A wolf from Wyoming has given birth to Colorado’s first litter of pups since the 1940s.
The female wolf, F1084, was originally part of Wyoming’s Snake River wolf pack, but traveled to Jackson County, Colorado, (which sits close to Laramie) in 2019. She was originally thought to be male, but has actually been identified as a female and has been spotted traveling with a male in recent months.
A Colorado Parks and Wildlife biologist and CPW district wildlife manager each reported visual sightings of multiple pups with the female and male, M2101, wolves.
“Colorado is now home to our first wolf litter since the 1940s. We welcome this historic den and the new wolf family to Colorado,” Colorado Gov. Jared Polis said. “With voter passage last year of the initiative to require re-introduction of the wolf by the end of 2023, these pups will have plenty of potential mates when they grow up to start their own families.”
In the last week, CPW staff conducted three separate observations of the den site from a safe distance approximately two miles away. Each of the three sightings included both M2101 “John” and F1084 “Jane”, collared wolves known to reside in the state, along with their three pups. While three pups have been observed over the past week, it is not yet confirmed that these are the only pups in the litter.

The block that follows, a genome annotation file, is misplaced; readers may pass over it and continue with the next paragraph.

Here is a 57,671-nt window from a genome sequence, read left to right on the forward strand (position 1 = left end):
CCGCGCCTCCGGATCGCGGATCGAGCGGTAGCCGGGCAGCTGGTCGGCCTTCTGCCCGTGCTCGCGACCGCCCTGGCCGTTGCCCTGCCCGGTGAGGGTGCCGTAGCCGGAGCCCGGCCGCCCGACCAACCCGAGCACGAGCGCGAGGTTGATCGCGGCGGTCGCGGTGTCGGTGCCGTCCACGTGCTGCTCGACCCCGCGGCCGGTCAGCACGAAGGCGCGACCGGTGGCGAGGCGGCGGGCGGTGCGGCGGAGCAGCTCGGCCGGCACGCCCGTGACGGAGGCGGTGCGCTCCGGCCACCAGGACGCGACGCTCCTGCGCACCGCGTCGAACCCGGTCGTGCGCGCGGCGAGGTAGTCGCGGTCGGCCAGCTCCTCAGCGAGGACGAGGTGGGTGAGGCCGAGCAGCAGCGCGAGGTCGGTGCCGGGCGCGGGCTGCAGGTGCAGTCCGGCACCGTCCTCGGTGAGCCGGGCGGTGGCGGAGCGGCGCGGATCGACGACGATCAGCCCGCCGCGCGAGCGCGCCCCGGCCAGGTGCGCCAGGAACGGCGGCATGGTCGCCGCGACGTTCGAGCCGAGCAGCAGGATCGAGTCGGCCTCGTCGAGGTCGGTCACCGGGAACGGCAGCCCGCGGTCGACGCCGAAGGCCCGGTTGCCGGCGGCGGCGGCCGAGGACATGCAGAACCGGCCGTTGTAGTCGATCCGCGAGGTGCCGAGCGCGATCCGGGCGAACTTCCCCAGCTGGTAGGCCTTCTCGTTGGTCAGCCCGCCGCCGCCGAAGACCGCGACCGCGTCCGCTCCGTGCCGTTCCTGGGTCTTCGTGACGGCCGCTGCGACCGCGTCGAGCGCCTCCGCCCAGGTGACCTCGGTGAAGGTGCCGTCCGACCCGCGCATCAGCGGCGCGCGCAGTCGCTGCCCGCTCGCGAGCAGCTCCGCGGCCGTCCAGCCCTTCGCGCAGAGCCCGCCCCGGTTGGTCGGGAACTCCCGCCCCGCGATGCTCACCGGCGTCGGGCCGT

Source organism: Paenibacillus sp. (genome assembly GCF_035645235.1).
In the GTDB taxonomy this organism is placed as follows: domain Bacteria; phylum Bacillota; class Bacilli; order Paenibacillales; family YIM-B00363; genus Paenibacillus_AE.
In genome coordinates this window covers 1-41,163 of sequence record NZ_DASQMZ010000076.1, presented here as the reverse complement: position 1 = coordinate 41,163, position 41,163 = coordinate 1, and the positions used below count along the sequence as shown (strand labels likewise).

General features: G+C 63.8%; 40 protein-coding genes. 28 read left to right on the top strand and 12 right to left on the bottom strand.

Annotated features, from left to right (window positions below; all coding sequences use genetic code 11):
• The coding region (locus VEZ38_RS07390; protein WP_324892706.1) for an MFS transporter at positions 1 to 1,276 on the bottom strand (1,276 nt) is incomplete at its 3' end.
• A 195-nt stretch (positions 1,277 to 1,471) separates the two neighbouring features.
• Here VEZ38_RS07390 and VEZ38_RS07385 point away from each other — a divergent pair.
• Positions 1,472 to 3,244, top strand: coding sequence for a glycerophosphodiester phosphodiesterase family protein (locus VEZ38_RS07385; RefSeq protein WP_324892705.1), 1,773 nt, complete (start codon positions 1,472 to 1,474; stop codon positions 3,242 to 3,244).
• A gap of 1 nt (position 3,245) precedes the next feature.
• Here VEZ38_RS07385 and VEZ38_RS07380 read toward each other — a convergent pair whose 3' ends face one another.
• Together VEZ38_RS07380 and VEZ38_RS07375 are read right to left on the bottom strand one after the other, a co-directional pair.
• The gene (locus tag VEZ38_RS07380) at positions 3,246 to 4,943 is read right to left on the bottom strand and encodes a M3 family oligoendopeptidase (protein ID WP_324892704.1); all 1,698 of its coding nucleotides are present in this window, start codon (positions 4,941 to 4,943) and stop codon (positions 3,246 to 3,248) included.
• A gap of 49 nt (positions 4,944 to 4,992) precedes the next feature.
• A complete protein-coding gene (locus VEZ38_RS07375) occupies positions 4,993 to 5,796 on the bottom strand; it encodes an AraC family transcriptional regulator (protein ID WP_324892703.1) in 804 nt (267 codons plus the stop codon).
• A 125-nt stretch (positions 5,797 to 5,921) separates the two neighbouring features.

A typical wolf litter consists of four to six pups.
“We are continuing to actively monitor this den site while exercising extreme caution so as not to inadvertently jeopardize the potential survival of these pups,” said Libbie Miller, CPW wildlife biologist. “Our hope is that we will eventually have photos to document this momentous occasion in Colorado’s incredible and diverse wildlife history, but not bothering them remains a paramount concern.”
All three observations of pups have been made at dawn or dusk in low-light conditions and featured quite a bit of movement of M2101 and F1084 with the small pups during brief observation windows.
As the pups grow larger and spend more time outside of the den, biologists and area staff will have additional opportunities to observe the animals. Staff are working with landowners in the area to implement practices to minimize the potential for conflict.
“It’s incredible that these two adult animals have traveled the distance and overcome the challenges they have to get here, and to now have pups in Colorado,” said Kris Middledorf, area wildlife manager for CPW. “It’s our priority to ensure that they have the chance to thrive, so even as we have exciting news, we want to remind everyone that these animals remain endangered in Colorado.”
As an endangered species, killing a gray wolf in Colorado results in a fine of $100,000, jail time and a loss of hunting privileges. Harassment of wildlife is also illegal in the state.